One of the most popular posts I’ve ever made was my original review of Grappz. At the time I was taping my fingers almost every class, and that was the problem. Sometimes I just didn’t have enough time or patience to carefully tape every finger, or any fingers. The result was stiff and achy joints. My goal was to find something that was easy. At the time a product called Exoligamentz looked like the most promising choice. However…they weren’t yet in production. Undeterred, I contacted them directly and told them I’d be more than happy to beta test anything, even suggesting that I’d pay for a prototype. That may have been wishful thinking on my part, and the product was never released for sale. Ok, so struck out on that front…but whats this? Another company releasing BJJ gloves? And so I ordered my first pair of Grappz.
Then I managed to lose them within about a week of getting them.
By the time I lost them I had been converted. No more tearing narrow strips of tape. No more sore fingers from forgetting to tape. This was the solution I wanted: an easy alternative to tape.
But there is always a catch.
The first generation of Grappz were flimsy things. The fabric stretched out fairly quickly and the stitching was extremely prone to becoming unraveled. This meant that over time my Grappz became held together primarily by red thread that I added myself.
After a going through a pair (not the first pair that I lost) I emailed the company and mentioned where I thought the product could be improved. I didn’t really expect to hear anything back, or if so I expected it to be a canned message telling me that I was a valued customer or some other non-reply. Instead I received a message from the owner that a new version was coming out which fixed most of the problems. Not only that, but as soon as the new version came out he sent me a pair. They were demonstrably better than the first generation, better stitching, better silicone grippy surfaces, better fabric.
Since then there have been incremental improvements to Grappz. Generally the changes have been for the better, although once the sizes were changed and it was confusing getting the same size I had always purchased and finding that they didn’t fit at all.
The most obvious change is branding. Where before the silicone gripping surfaces were diamonds (and before that just straight lines) they are now the stylized ‘Z’ from their logo. Does it make any functional improvement? Probably not. But it does make the gloves look more professional. The logo on the back of the glove is also larger. Frankly the logo is rarely visible when I’m wearing them because it gets covered up by my gi sleeves or even by some of my longer sleeved rash guards.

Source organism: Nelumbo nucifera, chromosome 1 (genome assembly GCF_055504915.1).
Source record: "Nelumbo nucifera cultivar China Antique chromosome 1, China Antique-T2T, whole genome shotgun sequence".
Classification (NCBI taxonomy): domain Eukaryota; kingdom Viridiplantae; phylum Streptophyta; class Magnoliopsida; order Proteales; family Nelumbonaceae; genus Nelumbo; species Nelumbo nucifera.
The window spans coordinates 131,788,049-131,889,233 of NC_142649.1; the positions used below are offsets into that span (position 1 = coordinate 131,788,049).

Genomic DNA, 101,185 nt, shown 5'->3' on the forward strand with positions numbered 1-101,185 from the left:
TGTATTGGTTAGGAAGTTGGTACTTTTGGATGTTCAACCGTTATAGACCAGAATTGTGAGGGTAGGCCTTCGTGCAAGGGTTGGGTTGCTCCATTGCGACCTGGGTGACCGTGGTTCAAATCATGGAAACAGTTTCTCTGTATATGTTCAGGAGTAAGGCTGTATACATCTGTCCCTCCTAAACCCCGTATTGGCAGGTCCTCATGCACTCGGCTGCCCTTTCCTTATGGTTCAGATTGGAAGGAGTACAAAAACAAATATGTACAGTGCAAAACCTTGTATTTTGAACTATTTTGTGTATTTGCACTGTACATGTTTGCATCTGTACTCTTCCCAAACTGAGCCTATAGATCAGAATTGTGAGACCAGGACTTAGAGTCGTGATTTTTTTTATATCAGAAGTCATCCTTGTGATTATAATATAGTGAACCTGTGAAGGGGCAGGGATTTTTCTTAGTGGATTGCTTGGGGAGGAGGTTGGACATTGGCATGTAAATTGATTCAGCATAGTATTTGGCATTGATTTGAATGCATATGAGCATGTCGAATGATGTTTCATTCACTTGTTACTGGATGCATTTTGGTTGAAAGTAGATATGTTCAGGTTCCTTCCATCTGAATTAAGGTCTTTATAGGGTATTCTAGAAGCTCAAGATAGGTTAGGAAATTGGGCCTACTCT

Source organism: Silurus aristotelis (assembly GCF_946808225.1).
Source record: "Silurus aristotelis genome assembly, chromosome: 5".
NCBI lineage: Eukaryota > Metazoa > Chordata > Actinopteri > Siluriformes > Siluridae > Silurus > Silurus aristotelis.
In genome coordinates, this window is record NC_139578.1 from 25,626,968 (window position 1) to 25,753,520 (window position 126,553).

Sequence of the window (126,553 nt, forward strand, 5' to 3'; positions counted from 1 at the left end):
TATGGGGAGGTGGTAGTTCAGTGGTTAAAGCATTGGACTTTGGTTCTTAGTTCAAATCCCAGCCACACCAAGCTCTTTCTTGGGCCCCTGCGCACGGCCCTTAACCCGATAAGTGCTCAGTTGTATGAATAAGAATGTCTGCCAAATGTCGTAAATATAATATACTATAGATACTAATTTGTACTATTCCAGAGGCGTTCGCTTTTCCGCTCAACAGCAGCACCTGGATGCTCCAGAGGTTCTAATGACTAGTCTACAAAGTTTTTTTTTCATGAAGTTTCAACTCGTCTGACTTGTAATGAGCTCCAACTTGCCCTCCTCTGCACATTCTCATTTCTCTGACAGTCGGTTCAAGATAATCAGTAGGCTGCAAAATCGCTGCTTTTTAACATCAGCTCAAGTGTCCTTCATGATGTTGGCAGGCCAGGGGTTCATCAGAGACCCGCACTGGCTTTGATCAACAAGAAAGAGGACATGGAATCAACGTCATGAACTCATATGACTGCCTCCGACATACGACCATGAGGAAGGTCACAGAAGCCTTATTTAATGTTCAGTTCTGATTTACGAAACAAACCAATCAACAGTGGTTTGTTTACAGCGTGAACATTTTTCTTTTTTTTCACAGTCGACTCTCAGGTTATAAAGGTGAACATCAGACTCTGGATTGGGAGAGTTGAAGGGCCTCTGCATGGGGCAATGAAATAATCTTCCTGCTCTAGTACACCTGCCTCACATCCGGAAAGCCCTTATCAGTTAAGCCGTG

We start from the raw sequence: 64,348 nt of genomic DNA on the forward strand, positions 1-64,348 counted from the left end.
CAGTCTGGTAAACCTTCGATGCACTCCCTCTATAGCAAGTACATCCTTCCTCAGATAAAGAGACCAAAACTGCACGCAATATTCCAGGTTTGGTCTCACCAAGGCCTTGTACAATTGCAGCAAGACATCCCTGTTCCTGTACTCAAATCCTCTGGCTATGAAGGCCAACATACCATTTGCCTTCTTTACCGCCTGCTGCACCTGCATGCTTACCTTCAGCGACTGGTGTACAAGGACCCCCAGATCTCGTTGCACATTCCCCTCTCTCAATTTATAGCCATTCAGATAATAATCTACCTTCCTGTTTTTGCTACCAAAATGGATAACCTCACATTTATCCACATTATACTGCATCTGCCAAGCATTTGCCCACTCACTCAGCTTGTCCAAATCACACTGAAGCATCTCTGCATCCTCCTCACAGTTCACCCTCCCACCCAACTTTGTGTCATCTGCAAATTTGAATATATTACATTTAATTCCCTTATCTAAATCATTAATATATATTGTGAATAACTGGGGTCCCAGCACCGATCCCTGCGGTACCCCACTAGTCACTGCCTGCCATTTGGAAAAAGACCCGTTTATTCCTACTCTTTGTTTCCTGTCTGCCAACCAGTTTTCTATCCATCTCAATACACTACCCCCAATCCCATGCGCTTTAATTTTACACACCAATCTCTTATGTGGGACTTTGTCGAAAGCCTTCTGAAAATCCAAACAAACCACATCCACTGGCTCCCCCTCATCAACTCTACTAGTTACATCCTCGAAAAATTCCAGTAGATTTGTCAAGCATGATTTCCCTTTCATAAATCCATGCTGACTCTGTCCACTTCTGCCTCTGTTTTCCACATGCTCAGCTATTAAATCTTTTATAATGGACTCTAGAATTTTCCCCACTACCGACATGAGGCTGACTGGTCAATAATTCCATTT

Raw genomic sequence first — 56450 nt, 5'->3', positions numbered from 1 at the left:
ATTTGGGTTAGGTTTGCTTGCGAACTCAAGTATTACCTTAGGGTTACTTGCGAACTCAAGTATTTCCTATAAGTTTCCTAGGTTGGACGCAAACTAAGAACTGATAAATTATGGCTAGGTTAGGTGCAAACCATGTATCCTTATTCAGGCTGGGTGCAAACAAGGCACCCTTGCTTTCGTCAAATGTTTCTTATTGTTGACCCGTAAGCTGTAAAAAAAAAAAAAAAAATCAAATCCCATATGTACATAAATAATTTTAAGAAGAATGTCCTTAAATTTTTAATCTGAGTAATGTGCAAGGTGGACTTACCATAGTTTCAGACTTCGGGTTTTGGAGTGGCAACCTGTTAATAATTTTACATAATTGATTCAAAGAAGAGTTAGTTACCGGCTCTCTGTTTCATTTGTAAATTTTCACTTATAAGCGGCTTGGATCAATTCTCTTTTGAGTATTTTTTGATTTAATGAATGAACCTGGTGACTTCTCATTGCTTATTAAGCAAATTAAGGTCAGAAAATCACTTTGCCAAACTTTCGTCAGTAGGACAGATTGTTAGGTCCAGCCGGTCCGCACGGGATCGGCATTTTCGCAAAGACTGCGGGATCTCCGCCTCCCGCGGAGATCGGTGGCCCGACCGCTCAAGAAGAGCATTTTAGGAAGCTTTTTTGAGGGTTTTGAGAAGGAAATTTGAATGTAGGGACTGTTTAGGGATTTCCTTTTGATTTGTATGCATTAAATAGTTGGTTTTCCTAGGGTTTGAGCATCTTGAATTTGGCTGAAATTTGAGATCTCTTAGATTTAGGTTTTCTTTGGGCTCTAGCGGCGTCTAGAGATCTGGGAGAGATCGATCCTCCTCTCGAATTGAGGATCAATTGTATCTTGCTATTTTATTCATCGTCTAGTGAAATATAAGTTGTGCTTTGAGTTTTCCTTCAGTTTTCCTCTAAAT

The fabric feels very similar, perhaps the tiniest bit smoother [Grappz tells me that it is thicker, but without a micrometer I couldn’t tell you]. But that could just be because I was comparing them to a pair that has received a lot of love and abuse. The fit on the V3’s is marginally tighter, but this could very easily be the result of comparing a brand new pair to a more weathered pair. There is now stitching running vertically along the finger sleeves, perhaps to keep the two layers of fabric (the sleeves are doubled over) from moving indepedently.
Where there are dramatic changes (hopefully for the better!) is the stitching. While the v2’s stitching has never pulled for me, it’s a very heavy weight, fairly rough feeling thread. The V3’s stitching is much flatter and smoother. It almost appears as though the fabric was fused and then this remarkably flat weave was applied on top. If it can replicate the long-term durability of the V2 stitching then it will be a significant improvement.
After I get a couple of weeks of wear on these I’ll update this post with comments on longevity.
Disclaimer: I received these Grappz for free from the manufacturer, but with no conditions such as writing this review (favorable or otherwise) beyond reporting back to them about how I liked the fit and changes. The opinions are my own!